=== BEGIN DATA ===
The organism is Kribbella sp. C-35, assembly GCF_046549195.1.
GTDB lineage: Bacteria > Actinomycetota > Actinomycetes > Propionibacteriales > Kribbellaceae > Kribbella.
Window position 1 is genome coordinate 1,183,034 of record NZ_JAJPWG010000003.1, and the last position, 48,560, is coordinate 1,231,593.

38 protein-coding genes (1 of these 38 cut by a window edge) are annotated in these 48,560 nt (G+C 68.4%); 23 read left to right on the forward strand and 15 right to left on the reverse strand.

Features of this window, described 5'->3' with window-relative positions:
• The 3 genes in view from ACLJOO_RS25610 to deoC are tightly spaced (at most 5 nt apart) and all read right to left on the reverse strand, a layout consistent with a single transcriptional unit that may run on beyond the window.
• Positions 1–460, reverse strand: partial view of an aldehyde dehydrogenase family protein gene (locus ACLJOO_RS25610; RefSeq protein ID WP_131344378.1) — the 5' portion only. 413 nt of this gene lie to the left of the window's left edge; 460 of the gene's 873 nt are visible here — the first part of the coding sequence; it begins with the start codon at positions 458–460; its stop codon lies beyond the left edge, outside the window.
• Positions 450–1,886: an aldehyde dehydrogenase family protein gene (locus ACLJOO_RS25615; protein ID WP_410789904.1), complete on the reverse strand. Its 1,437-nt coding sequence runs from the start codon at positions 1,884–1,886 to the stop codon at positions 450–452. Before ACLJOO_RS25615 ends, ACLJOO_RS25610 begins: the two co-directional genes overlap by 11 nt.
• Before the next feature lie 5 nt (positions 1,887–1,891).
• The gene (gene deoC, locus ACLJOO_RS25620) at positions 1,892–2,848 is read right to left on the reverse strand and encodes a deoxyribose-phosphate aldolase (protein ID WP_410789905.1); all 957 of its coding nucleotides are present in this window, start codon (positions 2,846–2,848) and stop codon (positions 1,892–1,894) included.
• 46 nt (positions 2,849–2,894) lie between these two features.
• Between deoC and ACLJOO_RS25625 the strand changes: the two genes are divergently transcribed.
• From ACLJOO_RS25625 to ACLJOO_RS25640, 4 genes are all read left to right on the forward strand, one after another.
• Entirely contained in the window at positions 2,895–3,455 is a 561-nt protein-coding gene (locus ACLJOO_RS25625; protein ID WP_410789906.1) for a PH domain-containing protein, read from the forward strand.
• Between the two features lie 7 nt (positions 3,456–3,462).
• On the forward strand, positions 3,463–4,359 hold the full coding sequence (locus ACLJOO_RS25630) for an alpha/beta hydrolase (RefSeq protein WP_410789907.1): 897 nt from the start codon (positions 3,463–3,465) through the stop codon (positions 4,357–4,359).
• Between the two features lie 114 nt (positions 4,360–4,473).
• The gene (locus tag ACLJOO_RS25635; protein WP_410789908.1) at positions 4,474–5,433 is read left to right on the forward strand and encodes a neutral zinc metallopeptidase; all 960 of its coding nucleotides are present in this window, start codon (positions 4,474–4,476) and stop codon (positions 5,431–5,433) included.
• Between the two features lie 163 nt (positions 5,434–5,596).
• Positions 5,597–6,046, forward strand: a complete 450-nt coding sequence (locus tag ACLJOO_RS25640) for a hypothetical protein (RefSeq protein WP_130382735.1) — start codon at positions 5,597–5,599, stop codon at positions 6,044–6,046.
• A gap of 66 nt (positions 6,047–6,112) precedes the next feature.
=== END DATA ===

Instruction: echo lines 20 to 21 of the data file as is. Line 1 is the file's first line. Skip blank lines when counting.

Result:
• Positions 5,597–6,046, forward strand: a complete 450-nt coding sequence (locus tag ACLJOO_RS25640) for a hypothetical protein (RefSeq protein WP_130382735.1) — start codon at positions 5,597–5,599, stop codon at positions 6,044–6,046.
• A gap of 66 nt (positions 6,047–6,112) precedes the next feature.